Oops! Wherever I said new DateTime’, I meant new DateSpan’.

Thanks for the com­ment. It makes me think of some­thing an old func­tional guy said once: The idea of reusing ob­jects across do­main bound­aries is ab­surd, not even some­thing as sim­ple as Person can be de­fined the same way in dif­fer­ent do­mains”.
In my do­main (a stock back­test­ing app) a DateSpan needs to have a day bound­ary, not a point in time bound­ary. Also, in­clu­sive lower and up­per bounds have been work­ing pretty well for my app so far (even if I can see that your de­f­i­n­i­tion has con­cep­tual ap­peal).
And any­how, I’m just try­ing to show how to use some lan­guage fea­tures. I don’t care much about the par­tic­u­lar sam­ple. I could have cho­sen Complex, but I thought it was too bor­ing …

Luca Bolognese's WebLog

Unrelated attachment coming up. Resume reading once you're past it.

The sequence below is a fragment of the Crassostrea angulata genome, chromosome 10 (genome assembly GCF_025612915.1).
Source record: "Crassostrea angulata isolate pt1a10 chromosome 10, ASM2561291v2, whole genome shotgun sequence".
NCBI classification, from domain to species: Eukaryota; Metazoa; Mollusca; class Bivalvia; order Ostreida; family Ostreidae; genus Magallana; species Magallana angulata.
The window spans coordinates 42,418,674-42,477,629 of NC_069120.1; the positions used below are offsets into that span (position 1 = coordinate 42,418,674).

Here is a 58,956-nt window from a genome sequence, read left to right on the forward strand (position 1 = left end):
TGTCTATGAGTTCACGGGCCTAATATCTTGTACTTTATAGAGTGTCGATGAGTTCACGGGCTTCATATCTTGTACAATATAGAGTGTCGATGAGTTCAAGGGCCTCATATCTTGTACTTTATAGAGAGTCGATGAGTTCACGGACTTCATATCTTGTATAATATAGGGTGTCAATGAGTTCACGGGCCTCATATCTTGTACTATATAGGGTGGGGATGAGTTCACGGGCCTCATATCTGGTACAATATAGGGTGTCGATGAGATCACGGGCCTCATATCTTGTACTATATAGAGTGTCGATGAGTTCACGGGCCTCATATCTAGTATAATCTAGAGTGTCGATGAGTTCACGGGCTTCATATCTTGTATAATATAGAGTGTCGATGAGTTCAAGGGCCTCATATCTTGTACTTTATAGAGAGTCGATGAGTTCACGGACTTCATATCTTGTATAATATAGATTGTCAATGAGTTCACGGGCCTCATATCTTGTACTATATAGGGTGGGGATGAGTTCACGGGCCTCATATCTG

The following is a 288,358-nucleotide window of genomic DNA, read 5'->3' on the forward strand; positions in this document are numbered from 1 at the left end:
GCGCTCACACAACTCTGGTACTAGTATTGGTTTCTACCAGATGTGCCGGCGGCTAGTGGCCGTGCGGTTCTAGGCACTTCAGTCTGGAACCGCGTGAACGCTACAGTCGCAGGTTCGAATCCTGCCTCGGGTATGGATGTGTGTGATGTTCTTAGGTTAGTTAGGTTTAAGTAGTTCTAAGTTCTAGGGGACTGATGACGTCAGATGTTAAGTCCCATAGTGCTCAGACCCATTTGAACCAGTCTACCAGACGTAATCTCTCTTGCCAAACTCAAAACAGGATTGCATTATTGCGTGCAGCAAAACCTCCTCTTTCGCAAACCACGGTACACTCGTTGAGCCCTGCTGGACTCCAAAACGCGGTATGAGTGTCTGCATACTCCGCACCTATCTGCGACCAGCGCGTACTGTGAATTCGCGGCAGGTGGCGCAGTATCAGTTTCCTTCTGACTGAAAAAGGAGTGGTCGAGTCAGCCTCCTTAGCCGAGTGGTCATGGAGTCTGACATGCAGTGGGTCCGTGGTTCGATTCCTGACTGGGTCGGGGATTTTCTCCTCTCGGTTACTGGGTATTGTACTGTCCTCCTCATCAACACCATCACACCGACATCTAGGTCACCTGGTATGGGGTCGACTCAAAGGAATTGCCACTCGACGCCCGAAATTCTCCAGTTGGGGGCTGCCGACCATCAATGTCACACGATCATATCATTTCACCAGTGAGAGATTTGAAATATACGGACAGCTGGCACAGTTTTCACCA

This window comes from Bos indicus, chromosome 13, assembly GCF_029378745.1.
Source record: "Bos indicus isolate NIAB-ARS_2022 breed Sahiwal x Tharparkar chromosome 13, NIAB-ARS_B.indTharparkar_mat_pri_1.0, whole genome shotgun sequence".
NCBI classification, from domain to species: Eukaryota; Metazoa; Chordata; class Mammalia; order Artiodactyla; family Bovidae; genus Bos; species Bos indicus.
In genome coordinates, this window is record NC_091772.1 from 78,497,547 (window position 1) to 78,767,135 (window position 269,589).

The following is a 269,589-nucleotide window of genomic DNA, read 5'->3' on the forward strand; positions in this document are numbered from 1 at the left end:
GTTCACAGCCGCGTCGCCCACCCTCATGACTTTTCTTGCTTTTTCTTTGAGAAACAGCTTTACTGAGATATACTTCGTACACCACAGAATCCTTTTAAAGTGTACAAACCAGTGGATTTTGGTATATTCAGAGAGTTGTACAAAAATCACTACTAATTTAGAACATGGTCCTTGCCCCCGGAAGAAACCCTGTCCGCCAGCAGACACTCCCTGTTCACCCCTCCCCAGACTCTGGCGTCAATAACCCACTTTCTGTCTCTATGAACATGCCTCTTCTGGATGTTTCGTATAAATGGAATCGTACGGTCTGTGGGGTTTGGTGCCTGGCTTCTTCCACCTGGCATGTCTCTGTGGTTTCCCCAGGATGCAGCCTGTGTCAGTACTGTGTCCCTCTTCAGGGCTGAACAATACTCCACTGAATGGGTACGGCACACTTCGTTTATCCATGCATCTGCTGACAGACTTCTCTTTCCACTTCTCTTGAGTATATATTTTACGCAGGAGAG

Other posts: Part I - Using a class Part II - Making the class bet­ter In Part II I talked about the asym­me­try

Noticias externas


Other posts: Part I - Using a class Part II - Making the class bet­ter In Part II I talked about the asym­me­try

Luca Bolognese's WebLog


Other posts: Part I - Using a class Part II - Making the class bet­ter Part III - Using a struct In the

Noticias externas


Other posts: Part I - Using a class Part II - Making the class bet­ter Part III - Using a struct In the



Luca: Consider…
pub­lic DateTime Start { get; pri­vate set; }

Hey Kit,
Automatic prop­er­ties don’t pre­vent set­ting the prop­erty from in­side the class. The read­only key­word does.

Luca Bolognese's WebLog


Other posts: Part I - Using a class Part II - Making the class bet­ter Part III - Using a struct Part

Noticias externas


Other posts: Part I - Using a class Part II - Making the class bet­ter Part III - Using a struct Part

Tales from the Evil Empire


For some rea­son, there’s been a lot of buzz lately around im­mutabil­ity in C#. If you’re in­ter­ested in


The Quest for Quick-and-Easy Class-Based Immutable Value Objects in C# - Part 1: Introduction


The Quest for Quick-and-Easy Immutable Value Objects in C#